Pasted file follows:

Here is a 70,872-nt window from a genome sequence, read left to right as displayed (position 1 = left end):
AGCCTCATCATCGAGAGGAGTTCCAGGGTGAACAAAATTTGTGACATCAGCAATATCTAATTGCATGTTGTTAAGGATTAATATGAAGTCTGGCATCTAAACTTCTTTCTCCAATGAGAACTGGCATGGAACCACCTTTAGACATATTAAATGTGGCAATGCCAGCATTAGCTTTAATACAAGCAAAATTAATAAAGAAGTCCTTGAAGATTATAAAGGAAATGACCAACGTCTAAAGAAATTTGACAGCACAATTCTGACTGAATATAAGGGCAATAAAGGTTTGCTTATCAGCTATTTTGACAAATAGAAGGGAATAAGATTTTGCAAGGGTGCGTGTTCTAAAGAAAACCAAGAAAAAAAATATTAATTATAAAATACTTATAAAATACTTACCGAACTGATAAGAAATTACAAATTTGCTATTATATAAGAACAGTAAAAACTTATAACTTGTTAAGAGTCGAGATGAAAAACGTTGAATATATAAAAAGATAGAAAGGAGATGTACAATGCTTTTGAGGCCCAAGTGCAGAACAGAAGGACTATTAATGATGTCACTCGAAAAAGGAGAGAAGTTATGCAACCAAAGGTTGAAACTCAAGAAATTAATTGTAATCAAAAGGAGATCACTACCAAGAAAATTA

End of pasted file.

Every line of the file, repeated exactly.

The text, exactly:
Here is a 70,872-nt window from a genome sequence, read left to right as displayed (position 1 = left end):
AGCCTCATCATCGAGAGGAGTTCCAGGGTGAACAAAATTTGTGACATCAGCAATATCTAATTGCATGTTGTTAAGGATTAATATGAAGTCTGGCATCTAAACTTCTTTCTCCAATGAGAACTGGCATGGAACCACCTTTAGACATATTAAATGTGGCAATGCCAGCATTAGCTTTAATACAAGCAAAATTAATAAAGAAGTCCTTGAAGATTATAAAGGAAATGACCAACGTCTAAAGAAATTTGACAGCACAATTCTGACTGAATATAAGGGCAATAAAGGTTTGCTTATCAGCTATTTTGACAAATAGAAGGGAATAAGATTTTGCAAGGGTGCGTGTTCTAAAGAAAACCAAGAAAAAAAATATTAATTATAAAATACTTATAAAATACTTACCGAACTGATAAGAAATTACAAATTTGCTATTATATAAGAACAGTAAAAACTTATAACTTGTTAAGAGTCGAGATGAAAAACGTTGAATATATAAAAAGATAGAAAGGAGATGTACAATGCTTTTGAGGCCCAAGTGCAGAACAGAAGGACTATTAATGATGTCACTCGAAAAAGGAGAGAAGTTATGCAACCAAAGGTTGAAACTCAAGAAATTAATTGTAATCAAAAGGAGATCACTACCAAGAAAATTA